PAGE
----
After the first batch of frozen treats, a friend made a suggestion of adding water to the peanut butter mix.
Since I also wanted to try Vegemite frozen treats, I though it would be a good time to whip up another batch.
Vegemite frozen treats
Was a failure. The vegemite failed to set solid, Maybe if I add enough water to it, I’ll be able to. Something for batch 3.
Peanut butter frozen treats
Adding water does make it easier to mix, but it makes the peanut butter “melt” quicker when you take them out of the freezer. Not that Nikki the Official Taste Tester complains.
Maybe I need to buy some ice or sugar tongs.
One of my friends told me that dogs love peanut butter. So I whipped up a batch of frozen peanut butter treats for Nikki. Frozen so that on hot days, it’ll help Nikki keep cool.
What you’ll need.
- Smooth peanut butter – light
I used about 200 grams.
- An ice cube tray
I used a flexible Ikea “Plastis” silicon tray.
- Plastic freezer bags.
- Some small dry dog food
The dry dog food helps stretch out the peanut mix.
- A round mixing bowl.
I used a square bowl below, which made it hard to get all the mixture out.
Making the peanut butter treats
- Put the peanut butter into a warm bowl, with the dry dog food.
The warm bowl makes it easier to mix the peanut butter.
A friend has suggested added some water as well, as this would it
even easier to mix and set.
- Scoop the peanut butter mixture out, and put into the tray.
- Place the tray into 2 freezer bags. ie. double-bag the tray.
This will stop peanut butter smells from going though your refrigerator.
- Place into the freezer, and leave for at least 12 hours.
- Optional step. Allow your dog to clean the peanut butter mix off your fingers.
- 12 hours later, the peanut butter treats are done!
We recently had a 2 day break at Tarra Valley, and stayed at the Best Friend Holiday Retreat. It was magic.
Here are some of the things Nikki, Robyn and I liked about it:
- It was fantastic to be able to take our dog, Nikki, with us on holidays for the first time.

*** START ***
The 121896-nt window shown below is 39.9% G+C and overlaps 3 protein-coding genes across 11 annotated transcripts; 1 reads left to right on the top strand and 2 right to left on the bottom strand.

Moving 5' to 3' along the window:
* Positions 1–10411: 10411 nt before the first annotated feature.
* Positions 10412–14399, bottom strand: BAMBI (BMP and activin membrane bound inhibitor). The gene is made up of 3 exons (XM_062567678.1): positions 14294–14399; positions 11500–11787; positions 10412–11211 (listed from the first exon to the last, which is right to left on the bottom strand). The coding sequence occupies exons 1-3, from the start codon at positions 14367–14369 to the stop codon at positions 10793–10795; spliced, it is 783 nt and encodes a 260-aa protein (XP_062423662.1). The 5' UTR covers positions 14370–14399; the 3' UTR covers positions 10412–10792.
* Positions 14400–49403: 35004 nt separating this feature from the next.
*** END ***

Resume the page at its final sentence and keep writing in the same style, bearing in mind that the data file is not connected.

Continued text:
- The six off-leash areas were not just flat paddocks, so Nikki was able to get exercise running up and down slopes.
There was even a selection of dog toys at the entrance of each of the off-leash areas.
- A place so quiet that you can hear the bird life though-out the whole day. It was an experience to wake up to bird calls, not having heard them for over 20 years. Nikki was puzzled by the sounds, because she’s a city dog.
Weimaraners can suffer from bloat. Bloat occurs because Weimaraners like Nikki try to stuff as much food down their throats, as quickly as possible.
And their stomachs swell up with gas. Bloat can be a fatal condition for dogs. So it’s a good idea to avoid it.
I’ve always been worried about Nikki and her vacuum cleaner feeding antics, so I’ve been looking around for some way of slowing her eating down.
Enter the Eat Better Bowl, by Alpha Paw. As you can see from the photo, the Eat Better bowl has a “wishbone” at the centre of the bowl.
What this does is divide the bowl into three parts, which prevents the dog from opening their mouth fully (ie. gulping).
Didn’t know what bowl size to buy, so had to ask the seller. Here is a handy little table which gives you an idea which bowl to buy
|Mini (16cm diameter)||(I’m not sure).|
|Petite (22cm diameter)||Miniature Schnauzers, Silky Terriers, Cocker Spaniels and Shelties etc.|
|Jumbo (31cm diameter)||Weimaraners, Golden Retrievers, German Shepherds, Dobermans, Beagles etc.|